ARTS / CULTURE & LEISURE
School or labor: Hangzhou father’s unique parenting approach wins Chinese netizens’ support
Published: Apr 15, 2021 07:35 PM
Experts say that it is unnecessary to spend so much money on parenting and the cost can be significantly lowered. Photo: Li Hao/GT

Experts say that it is unnecessary to spend so much money on parenting and the cost can be significantly lowered. Photo: Li Hao/GT

A short video of a father teaching his teen son a lesson about the importance of school has stirred up hot discussion on Chinese social media about liberal and respectful approaches to parenting in today's China. 

The less-than-20-second video shows the father, Ying, asking his 14-year-old son Chenchen "which do you choose? School or manual labor?" 

"School," responds the young man, who is covered from head to toe in mud after working on a construction site on a blistering hot day in Hangzhou, East China's Zhejiang Province. 

The video was posted by Ying on Douyin, the Chinese regional version of TikTok. It quickly got netizens talking about Ying's parenting approach, which many found effective, and the "reverse thinking" he used by allowing his child to make his own mistakes and learn from them. 

"Once bitten twice shy. It is way more effective for a child to realize the negative consequences their choices bring them than to tell them a thing is no good. The dad's approach is clever, not only because of that, but also because letting him do something his father doesn't want him to do, is a gesture that his kid has freedom, is respected and has the right to make his own choice. This can work particularly well with rebellious children, teens in particular," Xu, an educational expert in Beijing, told the Global Times on Thursday.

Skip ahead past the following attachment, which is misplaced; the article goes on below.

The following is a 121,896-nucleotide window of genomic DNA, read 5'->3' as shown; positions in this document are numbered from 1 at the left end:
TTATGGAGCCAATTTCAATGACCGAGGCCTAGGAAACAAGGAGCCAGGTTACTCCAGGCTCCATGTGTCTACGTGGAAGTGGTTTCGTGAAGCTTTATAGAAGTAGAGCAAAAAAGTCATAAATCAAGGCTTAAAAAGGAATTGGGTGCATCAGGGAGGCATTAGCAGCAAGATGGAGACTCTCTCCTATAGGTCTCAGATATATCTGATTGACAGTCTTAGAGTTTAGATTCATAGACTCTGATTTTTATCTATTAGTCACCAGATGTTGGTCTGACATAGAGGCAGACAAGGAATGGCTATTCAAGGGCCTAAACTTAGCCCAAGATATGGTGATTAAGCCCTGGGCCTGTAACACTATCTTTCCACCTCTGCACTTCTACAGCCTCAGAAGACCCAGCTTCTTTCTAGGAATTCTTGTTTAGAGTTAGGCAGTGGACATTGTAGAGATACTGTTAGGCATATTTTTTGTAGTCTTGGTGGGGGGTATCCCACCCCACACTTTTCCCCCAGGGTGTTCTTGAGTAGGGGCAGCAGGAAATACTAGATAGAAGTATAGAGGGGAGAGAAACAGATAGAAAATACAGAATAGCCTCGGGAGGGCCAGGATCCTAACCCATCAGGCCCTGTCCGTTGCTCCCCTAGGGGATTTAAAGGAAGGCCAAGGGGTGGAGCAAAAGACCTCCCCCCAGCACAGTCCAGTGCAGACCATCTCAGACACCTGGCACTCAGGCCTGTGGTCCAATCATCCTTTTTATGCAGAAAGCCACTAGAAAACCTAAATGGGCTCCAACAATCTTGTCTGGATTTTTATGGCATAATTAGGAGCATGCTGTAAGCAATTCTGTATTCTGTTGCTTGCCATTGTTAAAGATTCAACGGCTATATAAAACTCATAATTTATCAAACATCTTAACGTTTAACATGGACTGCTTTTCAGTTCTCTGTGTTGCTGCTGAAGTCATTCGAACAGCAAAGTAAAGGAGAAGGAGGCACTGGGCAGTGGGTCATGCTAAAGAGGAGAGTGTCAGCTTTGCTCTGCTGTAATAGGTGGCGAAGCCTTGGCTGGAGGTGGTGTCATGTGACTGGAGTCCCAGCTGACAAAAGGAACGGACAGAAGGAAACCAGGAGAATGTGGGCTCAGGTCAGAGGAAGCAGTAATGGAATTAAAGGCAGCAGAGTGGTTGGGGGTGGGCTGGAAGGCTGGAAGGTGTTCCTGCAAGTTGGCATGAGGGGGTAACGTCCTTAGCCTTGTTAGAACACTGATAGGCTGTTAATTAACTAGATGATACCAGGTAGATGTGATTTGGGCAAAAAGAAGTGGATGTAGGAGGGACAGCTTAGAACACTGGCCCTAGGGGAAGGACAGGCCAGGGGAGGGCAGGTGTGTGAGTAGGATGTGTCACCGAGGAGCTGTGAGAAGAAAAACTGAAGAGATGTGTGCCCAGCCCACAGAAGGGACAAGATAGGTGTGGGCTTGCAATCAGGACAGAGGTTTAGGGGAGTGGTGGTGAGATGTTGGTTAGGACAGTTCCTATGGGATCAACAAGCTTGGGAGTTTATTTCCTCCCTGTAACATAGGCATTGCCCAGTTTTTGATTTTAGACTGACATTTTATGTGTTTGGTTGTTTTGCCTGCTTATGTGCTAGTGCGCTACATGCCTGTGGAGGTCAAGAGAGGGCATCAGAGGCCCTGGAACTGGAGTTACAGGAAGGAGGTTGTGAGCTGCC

In the description for the video, Ying explains that his son began hating school eight months before. And because Ying didn't want to force his son to go to school nor did he want to belittle the value of manual labor, he decided to let his son choose for himself… after a day of hard work that is. "Education gives you more opportunities to choose what you want to do," Ying says in the video. 

Some netizens shared their own examples of this "reverse parenting," showing how parenting in China has been transitioning from power struggles between parents and children to more friendly relationships that emphasize mutual learning and growth.

"The dad is courageous to allow his child to make mistakes. I'll have to learn from that. This makes me realize I might be too hands-on with my children, like I'm their nanny or a "walking alarm" and not a cool woman they would like to share secrets with," a 42-year-old-woman in Beijing told the Global Times on Thursday. 

"Allowing them to make mistakes is an art. This does not mean you let them take risks with everything as some consequences cannot be taken back. A parent needs to supervise the process, and hit pause if their actions get too wild," warned Xu.  


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